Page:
[Reflection] The Blind Side

Mariano Umbrero, a political prisoner suffering from lung cancer, passed away on July 15, 2011. Photo from hronlineph.wordpress.com

The news that Mariano Umbrero, a political prisoner who was suffering from stage four – lung cancer died at the National Bilibid Prison Hospital on July 15, 2011, was not only saddening but also disturbing.

It was lamentable that despite incessant appeals of the families, friends and human right advocates both here and abroad to the Pnoy administration for his immediate and unconditional release on humanitarian ground since he was diagnosed with a respiratory disease in February of this year, it was uncaringly ignored by the government as he was left to perish in jail without receiving freedom and compassion.

Umbrero was just one of more than 300 political prisoners in country. He was a suspected member of the Communist Party of the PhilippinesNew People’s Army (CPP-NPA) when he was arrested and detained. He was charged and convicted for a common crime of murder and kidnapping with serious illegal detention.

Political prisoner is defined under Philippine law as person who has been arrested or detained by reason of the commission of an act penalized by existing law as political crime, or by reason of any other act which is complexes with, or connected to such crime, or impelled by a political reason or motive. Or simply, a prisoner who is held for political reason.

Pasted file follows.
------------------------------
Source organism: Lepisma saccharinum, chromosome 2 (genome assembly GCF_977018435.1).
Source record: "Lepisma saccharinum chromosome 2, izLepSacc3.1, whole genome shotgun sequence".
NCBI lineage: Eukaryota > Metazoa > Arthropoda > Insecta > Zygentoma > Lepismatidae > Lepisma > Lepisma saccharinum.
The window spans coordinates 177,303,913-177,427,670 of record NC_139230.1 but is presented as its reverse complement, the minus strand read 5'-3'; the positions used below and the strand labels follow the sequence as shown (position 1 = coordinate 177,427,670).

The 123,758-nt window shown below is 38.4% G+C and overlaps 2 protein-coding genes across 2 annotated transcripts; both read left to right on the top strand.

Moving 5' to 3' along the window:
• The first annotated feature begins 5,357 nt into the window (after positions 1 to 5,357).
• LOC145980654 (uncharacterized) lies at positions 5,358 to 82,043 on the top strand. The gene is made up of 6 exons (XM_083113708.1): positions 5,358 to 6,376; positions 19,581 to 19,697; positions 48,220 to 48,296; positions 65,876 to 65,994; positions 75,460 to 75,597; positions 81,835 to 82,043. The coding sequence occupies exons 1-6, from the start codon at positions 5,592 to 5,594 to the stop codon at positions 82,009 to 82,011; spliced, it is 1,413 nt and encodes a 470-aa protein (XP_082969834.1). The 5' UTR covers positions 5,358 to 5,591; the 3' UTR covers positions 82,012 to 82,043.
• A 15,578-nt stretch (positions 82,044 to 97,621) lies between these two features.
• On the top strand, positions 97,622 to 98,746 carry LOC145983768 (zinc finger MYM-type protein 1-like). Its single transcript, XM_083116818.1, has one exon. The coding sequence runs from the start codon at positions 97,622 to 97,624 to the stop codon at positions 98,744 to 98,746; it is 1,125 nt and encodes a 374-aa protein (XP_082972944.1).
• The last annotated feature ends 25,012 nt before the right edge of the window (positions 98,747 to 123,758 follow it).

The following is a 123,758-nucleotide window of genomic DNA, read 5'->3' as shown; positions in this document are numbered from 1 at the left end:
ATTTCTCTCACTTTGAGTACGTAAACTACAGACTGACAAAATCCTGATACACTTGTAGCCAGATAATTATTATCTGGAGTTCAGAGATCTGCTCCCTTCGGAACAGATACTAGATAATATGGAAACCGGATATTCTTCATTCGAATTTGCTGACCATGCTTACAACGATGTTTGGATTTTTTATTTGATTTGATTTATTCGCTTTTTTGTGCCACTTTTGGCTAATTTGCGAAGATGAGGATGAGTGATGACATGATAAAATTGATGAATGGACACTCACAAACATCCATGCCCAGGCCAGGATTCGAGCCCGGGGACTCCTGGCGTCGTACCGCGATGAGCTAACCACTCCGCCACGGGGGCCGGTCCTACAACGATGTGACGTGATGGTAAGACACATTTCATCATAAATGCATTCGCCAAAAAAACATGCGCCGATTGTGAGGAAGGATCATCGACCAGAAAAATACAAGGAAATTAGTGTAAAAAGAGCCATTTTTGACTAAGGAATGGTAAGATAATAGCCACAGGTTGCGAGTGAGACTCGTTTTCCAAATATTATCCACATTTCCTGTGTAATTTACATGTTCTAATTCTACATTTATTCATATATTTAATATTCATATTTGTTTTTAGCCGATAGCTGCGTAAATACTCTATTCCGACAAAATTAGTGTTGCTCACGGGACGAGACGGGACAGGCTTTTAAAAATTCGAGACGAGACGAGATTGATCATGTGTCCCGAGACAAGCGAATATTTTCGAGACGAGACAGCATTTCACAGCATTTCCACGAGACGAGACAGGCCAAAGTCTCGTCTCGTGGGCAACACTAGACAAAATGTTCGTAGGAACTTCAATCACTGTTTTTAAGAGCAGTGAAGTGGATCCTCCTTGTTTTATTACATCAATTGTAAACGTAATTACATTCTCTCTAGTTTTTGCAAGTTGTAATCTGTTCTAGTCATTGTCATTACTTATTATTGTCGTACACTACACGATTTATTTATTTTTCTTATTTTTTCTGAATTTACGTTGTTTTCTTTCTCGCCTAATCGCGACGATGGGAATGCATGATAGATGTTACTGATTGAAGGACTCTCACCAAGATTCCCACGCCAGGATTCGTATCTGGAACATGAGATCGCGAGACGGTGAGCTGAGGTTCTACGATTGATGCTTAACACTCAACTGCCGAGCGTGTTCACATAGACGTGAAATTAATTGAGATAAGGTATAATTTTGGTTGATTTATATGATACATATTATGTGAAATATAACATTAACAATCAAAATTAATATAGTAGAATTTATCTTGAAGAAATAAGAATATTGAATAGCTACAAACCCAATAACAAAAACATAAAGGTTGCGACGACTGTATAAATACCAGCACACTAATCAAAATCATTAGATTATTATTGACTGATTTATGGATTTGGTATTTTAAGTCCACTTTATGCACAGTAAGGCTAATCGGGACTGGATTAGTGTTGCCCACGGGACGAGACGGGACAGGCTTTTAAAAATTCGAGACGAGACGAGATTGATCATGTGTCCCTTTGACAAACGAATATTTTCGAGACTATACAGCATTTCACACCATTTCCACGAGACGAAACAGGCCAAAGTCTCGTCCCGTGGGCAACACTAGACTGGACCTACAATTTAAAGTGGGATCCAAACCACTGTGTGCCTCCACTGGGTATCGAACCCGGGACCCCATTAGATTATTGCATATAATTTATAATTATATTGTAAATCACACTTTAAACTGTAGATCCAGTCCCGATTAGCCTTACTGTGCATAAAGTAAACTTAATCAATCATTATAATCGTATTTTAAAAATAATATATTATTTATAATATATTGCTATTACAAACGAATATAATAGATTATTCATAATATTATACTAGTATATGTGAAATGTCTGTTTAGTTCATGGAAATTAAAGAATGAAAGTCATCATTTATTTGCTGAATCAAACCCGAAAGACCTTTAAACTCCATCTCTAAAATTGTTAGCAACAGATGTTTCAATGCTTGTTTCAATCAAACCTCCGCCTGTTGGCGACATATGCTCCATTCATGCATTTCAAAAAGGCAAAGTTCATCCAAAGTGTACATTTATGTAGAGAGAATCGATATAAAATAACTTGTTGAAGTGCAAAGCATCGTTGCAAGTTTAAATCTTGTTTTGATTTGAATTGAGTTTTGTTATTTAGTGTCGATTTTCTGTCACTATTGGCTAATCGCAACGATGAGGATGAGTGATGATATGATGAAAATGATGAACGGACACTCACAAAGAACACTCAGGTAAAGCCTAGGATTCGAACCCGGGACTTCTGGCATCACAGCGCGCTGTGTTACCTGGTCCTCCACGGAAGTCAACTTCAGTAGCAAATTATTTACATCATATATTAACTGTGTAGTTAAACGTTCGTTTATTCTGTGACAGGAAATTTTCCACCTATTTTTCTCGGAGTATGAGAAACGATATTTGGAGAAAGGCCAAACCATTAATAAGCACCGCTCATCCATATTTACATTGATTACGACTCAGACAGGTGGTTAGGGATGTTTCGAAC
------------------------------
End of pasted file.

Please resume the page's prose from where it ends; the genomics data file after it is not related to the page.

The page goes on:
Considered as “prisoners of conscience” under international humanitarian law, they are locked up for speaking out against their government, for exercising their rights, practicing their religion, culture, race or gender.

What is disturbing is that keeping political prisoners behind bars through criminalization of political offense as a form of repression continue to happen up to this day. What makes it more inhuman is to allow them to suffer and die in prison without giving them due recognition.

President Aquino as a son of political prisoner during Martial law should know better the plight of political prisoners and why they should be set free and as the President, he now holds the sole authority to correct the miscarriage of justice against them by granting them with an executive clemency.

If Pnoy saw the merit and substance of granting of amnesty to 300 rebel soldiers, who were involved and charged for the July 2003 Oakwood mutiny; the February 2006 Marines standoff; and the November 2007 Manila Peninsula takeover for the purpose of political reconciliation and unity, why could he not give the same consideration and equal treatment to all political prisoners in the country? If he could order to drop charges against the so-called “Morong 43“, as a confidence building measure for the resumption of the peace talks with communist rebels, why could he not demonstrate the same goodwill and compassion to free all political prisoners to show its complete sincerity to achieve long and lasting peace in this country?

By not acting decisively and urgently on the appeal for Umbrero’s immediate release before he died last Friday, Pnoy did not only miss the opportune moment to show his government’s compassion for those who have fallen victims to injustice but he also failed to prove that he would be an exact opposite of his predecessor not perhaps for intently committing gross human rights violations but rather for not doing enough to improve the human rights situation.

Ensuring respect for human dignity, ending impunity, and freeing those are imprisoned for political reason are the concerete steps that the Pnoy government needs to undertake to reassure the Filipino people that real change is coming after decades of authoritarian rule. Failing to do so only means that human rights remain at the blind side of the government’s priorities.


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